The claims that the Banerjis make for Advanced Homeopathy are extraordinary. They say that 95 per cent of their patients do not need surgery, not even for major diseases, including cancer. Although the Centre has not undertaken any clinical trials, its case studies draw an impressive picture.
- A 65-year-old woman with advanced pancreatic cancer, whose tumour was too large to be removed and who refused all other conventional treatment, was alive two years after starting Advanced Homeopathy.
- A 35-year-old man had a malignant nasal polyp so large that it completely filled the left nostril. Initially, he had the polyp surgically removed, but it grew back each time. However, since 2007, he has not had any surgery but, instead, has relied exclusively on Advanced Homeopathy, and the tumour has not grown back.
- A 14-year-old boy had advanced glioma so severe that it was pushing against the eyeball. His only treatment was Advanced Homeopathy, says the Centre and, within a year, all of his symptoms had disappeared; the boy had gone from a comatose state to running around and playing.
- A 24-year-old man with a brain tumour that had spread to his spinal cord-which could not be treated conventionally because of the risk of permanent paralysis-was treated with Advanced Homeopathy. According to MRI scans, the tumour stopped growing, and the patient was able to carry on with his life, free of symptoms.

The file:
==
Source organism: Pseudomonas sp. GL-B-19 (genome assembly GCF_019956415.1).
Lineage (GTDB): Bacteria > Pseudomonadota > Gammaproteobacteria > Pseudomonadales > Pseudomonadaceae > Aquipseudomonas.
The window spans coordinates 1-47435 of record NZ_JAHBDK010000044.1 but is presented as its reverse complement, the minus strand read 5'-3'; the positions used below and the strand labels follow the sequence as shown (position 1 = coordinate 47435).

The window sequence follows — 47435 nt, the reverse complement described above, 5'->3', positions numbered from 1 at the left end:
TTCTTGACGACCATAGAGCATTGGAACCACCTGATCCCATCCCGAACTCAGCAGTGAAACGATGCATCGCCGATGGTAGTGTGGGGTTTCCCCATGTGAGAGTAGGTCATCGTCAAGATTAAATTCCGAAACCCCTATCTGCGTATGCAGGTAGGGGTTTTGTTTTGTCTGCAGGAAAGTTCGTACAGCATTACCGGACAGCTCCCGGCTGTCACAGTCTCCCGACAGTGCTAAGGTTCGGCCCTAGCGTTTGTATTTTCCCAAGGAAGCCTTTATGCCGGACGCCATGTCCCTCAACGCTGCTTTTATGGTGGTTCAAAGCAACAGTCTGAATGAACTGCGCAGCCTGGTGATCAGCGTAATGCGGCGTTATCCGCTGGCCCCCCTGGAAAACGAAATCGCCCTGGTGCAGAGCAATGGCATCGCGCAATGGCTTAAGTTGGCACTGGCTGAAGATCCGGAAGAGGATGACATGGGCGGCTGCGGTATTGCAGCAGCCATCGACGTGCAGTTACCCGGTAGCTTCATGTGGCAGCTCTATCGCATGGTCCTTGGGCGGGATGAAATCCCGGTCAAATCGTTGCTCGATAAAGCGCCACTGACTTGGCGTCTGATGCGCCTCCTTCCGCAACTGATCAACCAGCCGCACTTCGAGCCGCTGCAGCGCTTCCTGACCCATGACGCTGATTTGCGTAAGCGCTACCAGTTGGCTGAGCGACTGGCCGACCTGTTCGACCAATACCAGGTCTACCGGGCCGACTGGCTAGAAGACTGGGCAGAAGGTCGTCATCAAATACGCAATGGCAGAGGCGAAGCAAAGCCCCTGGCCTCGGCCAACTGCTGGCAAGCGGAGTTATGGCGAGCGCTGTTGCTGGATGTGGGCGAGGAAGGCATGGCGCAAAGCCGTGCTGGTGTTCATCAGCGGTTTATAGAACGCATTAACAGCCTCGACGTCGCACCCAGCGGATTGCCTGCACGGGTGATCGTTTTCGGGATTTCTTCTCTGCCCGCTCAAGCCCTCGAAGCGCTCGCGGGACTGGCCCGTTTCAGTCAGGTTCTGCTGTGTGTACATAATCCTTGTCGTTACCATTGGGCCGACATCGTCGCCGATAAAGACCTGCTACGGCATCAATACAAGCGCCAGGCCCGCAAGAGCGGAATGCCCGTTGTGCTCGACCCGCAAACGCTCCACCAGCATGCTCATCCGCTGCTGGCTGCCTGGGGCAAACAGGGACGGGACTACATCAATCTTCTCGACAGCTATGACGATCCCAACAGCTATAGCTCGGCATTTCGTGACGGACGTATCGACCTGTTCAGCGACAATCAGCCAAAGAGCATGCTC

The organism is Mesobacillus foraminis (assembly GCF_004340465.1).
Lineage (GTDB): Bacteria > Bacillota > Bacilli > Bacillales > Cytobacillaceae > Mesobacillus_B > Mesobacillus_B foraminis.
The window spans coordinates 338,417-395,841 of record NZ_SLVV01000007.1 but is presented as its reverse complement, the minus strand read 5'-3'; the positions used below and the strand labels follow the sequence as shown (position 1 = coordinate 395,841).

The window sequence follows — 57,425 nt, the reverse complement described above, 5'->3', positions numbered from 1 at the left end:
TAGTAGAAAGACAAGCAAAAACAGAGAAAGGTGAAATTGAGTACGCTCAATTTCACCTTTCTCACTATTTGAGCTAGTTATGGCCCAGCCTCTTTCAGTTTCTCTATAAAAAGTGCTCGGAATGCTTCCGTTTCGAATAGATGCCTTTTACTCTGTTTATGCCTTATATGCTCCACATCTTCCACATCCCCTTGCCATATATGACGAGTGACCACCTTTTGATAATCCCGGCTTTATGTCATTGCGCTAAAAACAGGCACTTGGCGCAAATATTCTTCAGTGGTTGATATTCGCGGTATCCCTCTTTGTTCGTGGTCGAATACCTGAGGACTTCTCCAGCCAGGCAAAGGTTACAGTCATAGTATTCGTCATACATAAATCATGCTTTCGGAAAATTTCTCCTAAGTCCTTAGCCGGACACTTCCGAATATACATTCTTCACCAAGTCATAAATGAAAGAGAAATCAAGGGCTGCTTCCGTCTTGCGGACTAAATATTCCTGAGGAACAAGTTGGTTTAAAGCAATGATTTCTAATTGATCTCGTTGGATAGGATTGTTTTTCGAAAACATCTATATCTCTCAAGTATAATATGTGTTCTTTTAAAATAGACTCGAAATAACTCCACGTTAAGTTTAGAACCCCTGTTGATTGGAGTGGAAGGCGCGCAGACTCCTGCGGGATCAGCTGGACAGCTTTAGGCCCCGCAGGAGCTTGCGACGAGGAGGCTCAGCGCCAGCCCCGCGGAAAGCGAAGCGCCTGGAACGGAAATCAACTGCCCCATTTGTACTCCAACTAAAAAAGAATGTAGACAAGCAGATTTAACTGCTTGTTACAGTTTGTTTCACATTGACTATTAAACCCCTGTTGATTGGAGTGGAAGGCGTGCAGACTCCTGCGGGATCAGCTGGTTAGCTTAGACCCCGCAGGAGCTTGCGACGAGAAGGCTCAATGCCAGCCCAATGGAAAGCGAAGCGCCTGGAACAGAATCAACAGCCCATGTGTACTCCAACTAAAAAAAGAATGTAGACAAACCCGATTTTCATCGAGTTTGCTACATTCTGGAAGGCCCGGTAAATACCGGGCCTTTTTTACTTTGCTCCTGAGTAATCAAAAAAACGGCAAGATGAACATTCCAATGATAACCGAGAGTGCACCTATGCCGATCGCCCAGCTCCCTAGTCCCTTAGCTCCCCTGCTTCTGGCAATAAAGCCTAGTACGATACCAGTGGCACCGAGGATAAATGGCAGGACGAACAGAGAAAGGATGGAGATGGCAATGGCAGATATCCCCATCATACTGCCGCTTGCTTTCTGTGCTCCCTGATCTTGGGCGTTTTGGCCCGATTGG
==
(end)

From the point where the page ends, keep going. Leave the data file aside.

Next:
Outside of India, research into the effects of homeopathy on cancer is very limited, primarily because it is seen as being no better than a placebo and, so, is an unethical treatment. Because of this, most studies in the West have reviewed homeopathy as a palliative therapy to help patients cope with the rigours of chemotherapy and radiotherapy.
In one study, 100 women with breast cancer completed a one-hour consultation with a homeopath who was asked to help with any three symptoms chosen by the women that were the result of conventional treatment. The 67 patients who completed the homeopathic treatment and the two follow-ups all reported “significant improvements” in their hot flashes, fatigue, anxiety and depression, although the remedies did not ease pain (Palliative Med, 2002; 16: 227-33).